Southwest Airlines eliminates its ‘cattle call’


Southwest Airlines made changes to its "cattle call" seating policy and added upgrades for its business travelers Thursday.

Passengers on the airline, which has a hub at the Baltimore/Washington International Thurgood Marshall Airport and flies out of Washington Dulles International Airport as well, will receive a letter and a number designation for their seats, meaning they will no longer stand in lines to reserve positions, Southwest said.

Business travelers also will have the option to purchase a "Business Select" fare that allows them to board first and receive a free alcoholic drink. The fares would cost about $10 to $30 more than a traditional ticket, according to the Southwest Web site.

Additionally, Southwest increased benefits for its Rapid Rewards frequent-flier program, such as allowing customers who fly 16 times in a year to always be in the first group of borders when they fly.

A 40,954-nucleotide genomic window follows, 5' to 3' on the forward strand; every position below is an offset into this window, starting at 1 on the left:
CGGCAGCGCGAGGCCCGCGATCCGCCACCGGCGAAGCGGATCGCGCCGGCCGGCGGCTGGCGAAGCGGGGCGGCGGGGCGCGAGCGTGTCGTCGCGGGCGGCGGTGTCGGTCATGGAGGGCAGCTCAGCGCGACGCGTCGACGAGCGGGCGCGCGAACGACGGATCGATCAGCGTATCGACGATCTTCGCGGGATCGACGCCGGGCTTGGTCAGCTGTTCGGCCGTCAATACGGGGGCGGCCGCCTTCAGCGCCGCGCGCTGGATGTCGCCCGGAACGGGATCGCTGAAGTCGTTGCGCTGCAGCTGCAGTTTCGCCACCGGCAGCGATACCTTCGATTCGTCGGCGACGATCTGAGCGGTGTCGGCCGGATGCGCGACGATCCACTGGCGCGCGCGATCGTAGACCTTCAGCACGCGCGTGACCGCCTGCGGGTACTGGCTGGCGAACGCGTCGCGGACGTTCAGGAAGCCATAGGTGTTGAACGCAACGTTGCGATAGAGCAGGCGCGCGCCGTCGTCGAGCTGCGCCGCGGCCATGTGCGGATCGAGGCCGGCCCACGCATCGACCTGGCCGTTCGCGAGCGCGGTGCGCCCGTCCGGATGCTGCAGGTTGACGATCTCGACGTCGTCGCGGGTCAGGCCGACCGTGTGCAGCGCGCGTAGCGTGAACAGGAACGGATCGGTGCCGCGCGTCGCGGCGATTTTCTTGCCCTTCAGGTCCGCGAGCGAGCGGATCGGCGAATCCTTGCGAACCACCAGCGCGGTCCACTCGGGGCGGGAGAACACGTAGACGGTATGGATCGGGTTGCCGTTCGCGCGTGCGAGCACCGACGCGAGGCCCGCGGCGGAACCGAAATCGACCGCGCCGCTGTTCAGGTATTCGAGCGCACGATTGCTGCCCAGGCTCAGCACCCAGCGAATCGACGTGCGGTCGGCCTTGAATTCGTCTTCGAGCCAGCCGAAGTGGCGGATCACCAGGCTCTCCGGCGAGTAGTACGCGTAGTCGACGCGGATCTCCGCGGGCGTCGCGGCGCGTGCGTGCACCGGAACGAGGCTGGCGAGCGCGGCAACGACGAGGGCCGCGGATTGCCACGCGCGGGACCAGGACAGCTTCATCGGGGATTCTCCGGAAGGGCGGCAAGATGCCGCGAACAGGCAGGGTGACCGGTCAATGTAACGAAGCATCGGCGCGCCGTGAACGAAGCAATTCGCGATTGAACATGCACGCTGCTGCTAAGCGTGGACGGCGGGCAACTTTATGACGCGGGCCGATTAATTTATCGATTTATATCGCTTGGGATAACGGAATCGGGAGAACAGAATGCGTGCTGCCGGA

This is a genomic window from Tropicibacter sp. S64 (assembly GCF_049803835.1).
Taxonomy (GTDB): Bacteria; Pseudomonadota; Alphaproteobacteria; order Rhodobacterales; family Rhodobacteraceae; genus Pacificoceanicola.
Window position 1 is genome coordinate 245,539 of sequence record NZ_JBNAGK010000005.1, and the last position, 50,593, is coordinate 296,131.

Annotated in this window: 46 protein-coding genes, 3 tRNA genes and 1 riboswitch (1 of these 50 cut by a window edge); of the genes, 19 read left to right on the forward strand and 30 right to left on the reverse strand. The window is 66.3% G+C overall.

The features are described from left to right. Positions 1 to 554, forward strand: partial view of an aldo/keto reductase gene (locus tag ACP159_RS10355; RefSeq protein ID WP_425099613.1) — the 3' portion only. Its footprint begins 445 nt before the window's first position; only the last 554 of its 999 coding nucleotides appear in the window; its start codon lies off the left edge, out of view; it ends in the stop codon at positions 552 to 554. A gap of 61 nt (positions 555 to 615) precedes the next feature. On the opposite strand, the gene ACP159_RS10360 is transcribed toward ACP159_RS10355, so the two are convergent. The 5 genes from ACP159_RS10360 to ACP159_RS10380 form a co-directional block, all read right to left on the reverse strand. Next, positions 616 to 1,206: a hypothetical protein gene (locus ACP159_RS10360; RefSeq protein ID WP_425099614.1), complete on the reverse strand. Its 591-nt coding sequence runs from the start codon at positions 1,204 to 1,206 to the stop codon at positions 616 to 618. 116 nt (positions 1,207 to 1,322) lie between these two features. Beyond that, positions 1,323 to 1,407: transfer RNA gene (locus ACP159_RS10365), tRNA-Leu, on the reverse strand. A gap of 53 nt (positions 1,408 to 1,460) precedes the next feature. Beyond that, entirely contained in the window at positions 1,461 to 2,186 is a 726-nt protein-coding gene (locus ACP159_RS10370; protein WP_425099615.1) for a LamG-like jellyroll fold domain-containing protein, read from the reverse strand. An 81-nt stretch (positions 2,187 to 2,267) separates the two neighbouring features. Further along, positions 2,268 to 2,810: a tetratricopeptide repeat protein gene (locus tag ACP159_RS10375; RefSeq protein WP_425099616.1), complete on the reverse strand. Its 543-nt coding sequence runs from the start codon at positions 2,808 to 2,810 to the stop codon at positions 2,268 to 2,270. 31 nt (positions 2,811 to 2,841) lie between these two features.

The company streamlined its fare choices and redesigned some of its gate areas as well.

Unlike many of its competitors, Southwest reported profits during the third quarter, earning $133 million. That, however, is down from the previous year, when the company earned $154 million. The airline industry, whose top costs are jet fuel and labor, is being hit by rising oil prices.

Southwest officials did not immediately return calls for comment Thursday.

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